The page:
Rachel began her thyroid advocacy journey in 2015 following the diagnosis of autoimmune thyroid disease after many years of frustration and missed opportunities. Rachel is well-recognized as a valuable contributor to the thyroid community, having published two books “Be Your Own Thyroid Advocate” and “You, Me and Hypothyroidism.”
Healthcare Collaborator: Ella Balasa
Ella was diagnosed with cystic fibrosis at 18 months old. Despite having 25 percent lung function, Ella has never let it be her excuse. She is a writer, a patient advocate, and a scientist who graduated with a degree in biology and has worked in an environmental microbiology lab.
Over the past few years, Ella has become increasingly involved in the CF community. She has found opportunities to serve on research committees and organize a research-focused CF virtual conference. Through her writing, she has been able to provide a scientific voice and encourage empowerment to the CF community, along with sharing the hardships and triumphs that come along with a chronic illness.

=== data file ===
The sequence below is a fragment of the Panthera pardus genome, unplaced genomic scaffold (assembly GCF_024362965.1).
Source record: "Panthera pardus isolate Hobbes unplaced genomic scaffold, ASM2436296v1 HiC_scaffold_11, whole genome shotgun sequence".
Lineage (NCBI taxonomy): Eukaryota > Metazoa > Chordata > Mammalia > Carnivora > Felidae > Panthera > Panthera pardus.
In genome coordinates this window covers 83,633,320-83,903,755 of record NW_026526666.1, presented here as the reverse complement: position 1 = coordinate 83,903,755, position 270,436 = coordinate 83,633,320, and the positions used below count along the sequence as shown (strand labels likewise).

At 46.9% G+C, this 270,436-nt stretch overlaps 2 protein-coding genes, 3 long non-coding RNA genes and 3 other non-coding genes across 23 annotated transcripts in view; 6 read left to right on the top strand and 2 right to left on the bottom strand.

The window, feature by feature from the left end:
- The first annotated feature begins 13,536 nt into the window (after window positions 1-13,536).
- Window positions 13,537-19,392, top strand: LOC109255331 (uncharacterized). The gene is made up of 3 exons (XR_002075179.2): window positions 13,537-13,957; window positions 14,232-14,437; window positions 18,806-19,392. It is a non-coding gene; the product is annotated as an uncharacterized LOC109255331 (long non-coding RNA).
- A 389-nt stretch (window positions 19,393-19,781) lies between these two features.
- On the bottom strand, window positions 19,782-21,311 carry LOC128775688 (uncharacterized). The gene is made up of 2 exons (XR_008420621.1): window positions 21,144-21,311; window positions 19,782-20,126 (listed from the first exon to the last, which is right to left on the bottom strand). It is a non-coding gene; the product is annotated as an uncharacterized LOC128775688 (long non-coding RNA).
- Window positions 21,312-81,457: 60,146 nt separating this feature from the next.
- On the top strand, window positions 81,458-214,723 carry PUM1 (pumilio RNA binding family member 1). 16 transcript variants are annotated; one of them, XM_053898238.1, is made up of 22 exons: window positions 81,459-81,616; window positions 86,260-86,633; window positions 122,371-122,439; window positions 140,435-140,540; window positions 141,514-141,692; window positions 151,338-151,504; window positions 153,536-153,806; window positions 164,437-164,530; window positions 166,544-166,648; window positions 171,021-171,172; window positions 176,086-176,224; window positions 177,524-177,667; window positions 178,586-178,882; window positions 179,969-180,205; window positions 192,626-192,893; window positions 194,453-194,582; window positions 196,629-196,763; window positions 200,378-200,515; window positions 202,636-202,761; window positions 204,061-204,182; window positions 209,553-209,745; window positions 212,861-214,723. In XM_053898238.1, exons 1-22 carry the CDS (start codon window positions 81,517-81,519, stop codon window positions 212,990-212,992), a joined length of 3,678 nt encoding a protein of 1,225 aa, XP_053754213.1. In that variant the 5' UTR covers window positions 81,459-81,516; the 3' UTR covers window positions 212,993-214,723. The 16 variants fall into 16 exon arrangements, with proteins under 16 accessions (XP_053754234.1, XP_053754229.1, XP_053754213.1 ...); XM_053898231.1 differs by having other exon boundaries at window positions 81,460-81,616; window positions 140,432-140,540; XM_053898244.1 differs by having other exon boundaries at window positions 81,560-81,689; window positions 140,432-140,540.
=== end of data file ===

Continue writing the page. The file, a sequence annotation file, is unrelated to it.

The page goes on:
Advocacy Trailblazer: Melissa Talwar, Support Fibromyalgia
Melissa’s chronic pain journey began at the age of 14, and after a long 20-year decline and a laundry list of diagnoses, she took her health into her own hands. Through biohacking, she has reclaimed wellness again and is focusing her energy on building the nonprofit organization Support Fibromyalgia Network and sharing group health coaching with the chronic illness communities.
#SupportFibro believes in collaboration and is dedicated to bringing the fibromyalgia community together through patient and medical education, advocacy training, health coaching, and support for fibromyalgia research.
Lifetime Achievement: Kristal Kent
As an army veteran, Kristal engages in legislative and healthcare advocacy to help the fibromyalgia/veteran communities better understand their illness, educate people on patient healthcare rights, help people apply for disability benefits, review best practices to advocate for their healthcare needs, and promote fibromyalgia support and awareness on social media.
Kristal uses social media to provide her communities with up-to-date information and research, connect people living with fibromyalgia/chronic pain throughout the world, and help build their support networks. She is also the founder of the Fibromyalgia Pain Chronicles and Veteran Voices For Fibromyalgia.